Non-Cash Expenses (e.g., depreciation, amortization): \$2,500,000

Changes in Working Capital: \$1,200,000 (positive change)

Now,

FCF = OCF + Non-Cash Expenses – Changes in Working Capital

FCF = \$8,000,000 + \$2,500,000 – \$1,200,000

FCF = \$9,300,000

In this example, company ABC has a free cash flow of \$9,300,000 after considering the operating cash flow, non-cash expenses, and changes in working capital. A positive FCF indicates surplus cash available to the company after accounting for these factors.

• Calculating FCF using sales revenue

Considering company ABC with:

Sales Revenue: \$10,000,000

Operating Costs: \$6,000,000

Taxes: \$1,000,000

Required Investments in Operating Capital: \$2,000,000

FCF = Sales Revenue – (Operating Costs + Taxes) – Required Investments in Operating Capital

FCF = \$10,000,000 – (\$6,000,000 + \$1,000,000) – \$2,000,000

FCF = \$1,000,000

• Calculating FCF using net operating profits

Considering company ABC with:

Operating Income: \$5,000,000

Tax Rate: 25%

Required Investments in Operating Capital: \$2,000,000

Now, FCF = Net Operating Profit After Taxes − Required Investments in Operating Capital

First,

Net Operating Profit After Taxes = Operating Income × (1 – Tax Rate)

NOPATs = \$5,000,000 × (1 – 0.25)

NOPATs = \$5,000,000 × 0.75

NOPATs = \$3,750,000

Then,

FCF = \$3,750,000 – \$2,000,000

FCF = \$1,750,000

We talked about the benefits of free cash flow above, however, there are some limitations as well. Here, we discuss the advantages and disadvantages of free cash flow:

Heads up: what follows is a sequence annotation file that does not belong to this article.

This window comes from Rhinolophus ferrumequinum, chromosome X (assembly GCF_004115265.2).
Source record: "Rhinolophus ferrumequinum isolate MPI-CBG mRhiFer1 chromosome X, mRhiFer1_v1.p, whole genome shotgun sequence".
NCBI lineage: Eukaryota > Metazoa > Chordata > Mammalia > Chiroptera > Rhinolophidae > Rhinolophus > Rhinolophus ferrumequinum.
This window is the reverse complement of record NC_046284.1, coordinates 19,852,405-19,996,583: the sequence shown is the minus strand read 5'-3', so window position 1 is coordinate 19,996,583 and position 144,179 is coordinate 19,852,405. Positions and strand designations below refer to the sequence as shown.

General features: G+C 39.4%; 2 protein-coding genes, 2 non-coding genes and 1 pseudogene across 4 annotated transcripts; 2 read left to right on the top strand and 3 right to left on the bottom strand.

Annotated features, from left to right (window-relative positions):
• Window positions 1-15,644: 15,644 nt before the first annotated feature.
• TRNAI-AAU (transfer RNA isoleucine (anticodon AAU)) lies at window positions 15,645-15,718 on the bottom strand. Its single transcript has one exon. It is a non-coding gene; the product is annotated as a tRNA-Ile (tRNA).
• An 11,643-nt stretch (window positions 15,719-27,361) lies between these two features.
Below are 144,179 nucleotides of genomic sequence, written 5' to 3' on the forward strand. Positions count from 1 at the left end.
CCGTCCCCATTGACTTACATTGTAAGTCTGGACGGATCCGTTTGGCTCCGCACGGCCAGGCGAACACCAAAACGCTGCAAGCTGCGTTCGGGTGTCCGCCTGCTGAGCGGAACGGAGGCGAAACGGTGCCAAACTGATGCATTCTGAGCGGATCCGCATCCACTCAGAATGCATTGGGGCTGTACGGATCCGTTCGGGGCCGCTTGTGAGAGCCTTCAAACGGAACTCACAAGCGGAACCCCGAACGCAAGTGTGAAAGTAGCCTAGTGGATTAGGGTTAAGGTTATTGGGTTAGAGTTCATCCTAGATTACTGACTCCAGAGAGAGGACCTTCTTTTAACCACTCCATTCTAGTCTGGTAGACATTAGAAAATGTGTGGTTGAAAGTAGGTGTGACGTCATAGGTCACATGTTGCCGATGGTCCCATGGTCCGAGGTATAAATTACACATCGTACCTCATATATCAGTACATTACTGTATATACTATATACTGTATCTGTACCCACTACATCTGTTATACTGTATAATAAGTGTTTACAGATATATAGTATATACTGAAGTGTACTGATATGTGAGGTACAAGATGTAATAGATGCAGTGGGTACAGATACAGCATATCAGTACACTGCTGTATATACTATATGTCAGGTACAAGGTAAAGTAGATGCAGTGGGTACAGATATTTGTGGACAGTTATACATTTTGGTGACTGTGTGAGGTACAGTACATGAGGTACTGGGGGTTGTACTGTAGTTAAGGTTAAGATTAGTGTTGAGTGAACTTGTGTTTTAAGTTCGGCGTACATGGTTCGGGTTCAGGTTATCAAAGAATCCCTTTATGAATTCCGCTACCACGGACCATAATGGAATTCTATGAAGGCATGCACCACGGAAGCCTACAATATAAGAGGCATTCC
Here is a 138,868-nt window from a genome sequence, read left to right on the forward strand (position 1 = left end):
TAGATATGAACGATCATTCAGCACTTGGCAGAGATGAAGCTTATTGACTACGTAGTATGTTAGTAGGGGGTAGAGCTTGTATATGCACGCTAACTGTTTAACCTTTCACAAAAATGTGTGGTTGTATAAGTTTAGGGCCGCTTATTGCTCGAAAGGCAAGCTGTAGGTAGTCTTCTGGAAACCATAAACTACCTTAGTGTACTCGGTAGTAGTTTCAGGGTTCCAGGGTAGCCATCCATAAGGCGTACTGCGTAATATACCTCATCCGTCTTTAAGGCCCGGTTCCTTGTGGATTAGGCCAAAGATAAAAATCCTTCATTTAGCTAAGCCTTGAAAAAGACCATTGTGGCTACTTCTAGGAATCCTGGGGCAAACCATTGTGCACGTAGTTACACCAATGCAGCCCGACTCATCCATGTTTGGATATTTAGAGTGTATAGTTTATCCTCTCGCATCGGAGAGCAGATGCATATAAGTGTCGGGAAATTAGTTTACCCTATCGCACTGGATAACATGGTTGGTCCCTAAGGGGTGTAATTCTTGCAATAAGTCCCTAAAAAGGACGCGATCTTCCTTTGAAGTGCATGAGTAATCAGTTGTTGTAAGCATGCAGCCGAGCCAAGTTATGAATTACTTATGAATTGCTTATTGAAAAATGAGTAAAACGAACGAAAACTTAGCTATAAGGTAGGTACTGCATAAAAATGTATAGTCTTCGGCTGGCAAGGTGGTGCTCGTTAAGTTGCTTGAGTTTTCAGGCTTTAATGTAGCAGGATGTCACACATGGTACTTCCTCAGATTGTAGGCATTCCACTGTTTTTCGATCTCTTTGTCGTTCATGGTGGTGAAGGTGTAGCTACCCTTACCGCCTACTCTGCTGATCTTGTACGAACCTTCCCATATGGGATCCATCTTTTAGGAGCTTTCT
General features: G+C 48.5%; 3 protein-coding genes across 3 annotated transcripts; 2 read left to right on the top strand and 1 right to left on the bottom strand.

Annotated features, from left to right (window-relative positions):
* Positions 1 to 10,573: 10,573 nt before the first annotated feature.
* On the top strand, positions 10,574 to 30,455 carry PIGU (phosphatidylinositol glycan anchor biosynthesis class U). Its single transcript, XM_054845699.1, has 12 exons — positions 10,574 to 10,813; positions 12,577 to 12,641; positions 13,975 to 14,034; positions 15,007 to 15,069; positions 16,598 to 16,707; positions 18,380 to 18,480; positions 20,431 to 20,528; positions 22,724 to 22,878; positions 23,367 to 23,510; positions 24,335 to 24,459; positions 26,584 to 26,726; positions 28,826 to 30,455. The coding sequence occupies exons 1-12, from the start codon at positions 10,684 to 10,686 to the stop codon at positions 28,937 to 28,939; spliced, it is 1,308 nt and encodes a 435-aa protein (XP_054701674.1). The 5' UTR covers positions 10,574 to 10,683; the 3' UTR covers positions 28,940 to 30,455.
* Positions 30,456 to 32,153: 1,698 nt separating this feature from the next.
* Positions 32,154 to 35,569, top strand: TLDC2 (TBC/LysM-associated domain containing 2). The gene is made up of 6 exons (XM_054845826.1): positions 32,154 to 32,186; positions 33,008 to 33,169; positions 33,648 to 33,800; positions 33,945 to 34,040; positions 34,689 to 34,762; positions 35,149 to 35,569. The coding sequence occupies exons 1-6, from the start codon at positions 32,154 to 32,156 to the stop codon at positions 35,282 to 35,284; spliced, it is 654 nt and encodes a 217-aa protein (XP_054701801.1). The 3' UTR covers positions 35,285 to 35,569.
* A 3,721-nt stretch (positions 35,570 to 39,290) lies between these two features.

Advantages Disadvantages Free cash flow offers a clear picture of the company’s financial health by showing how much cash it generates after accounting for operating expenses and expenditures. Free cash flow might not always paint a clear picture of the company’s financial health. Especially, for capital-intensive industries with very high CapEX. This results in negative free cash flow, which might not always be accurate. Positive FCF enables businesses to pay off debt, reinvest in their operations, and even engage in M&A. Free cash flow is vulnerable to economic conditions. FCF can be influenced by macroeconomic factors such as tax regulations and interest rates. FCF is an important valuation metric investors consider while estimating the value of the company and making investment decisions. The timing difference between the cash inflows and outflows can affect the results and FCF may not account for it.

How Can HighRadius Help in Improving and Managing Free Cash Flow?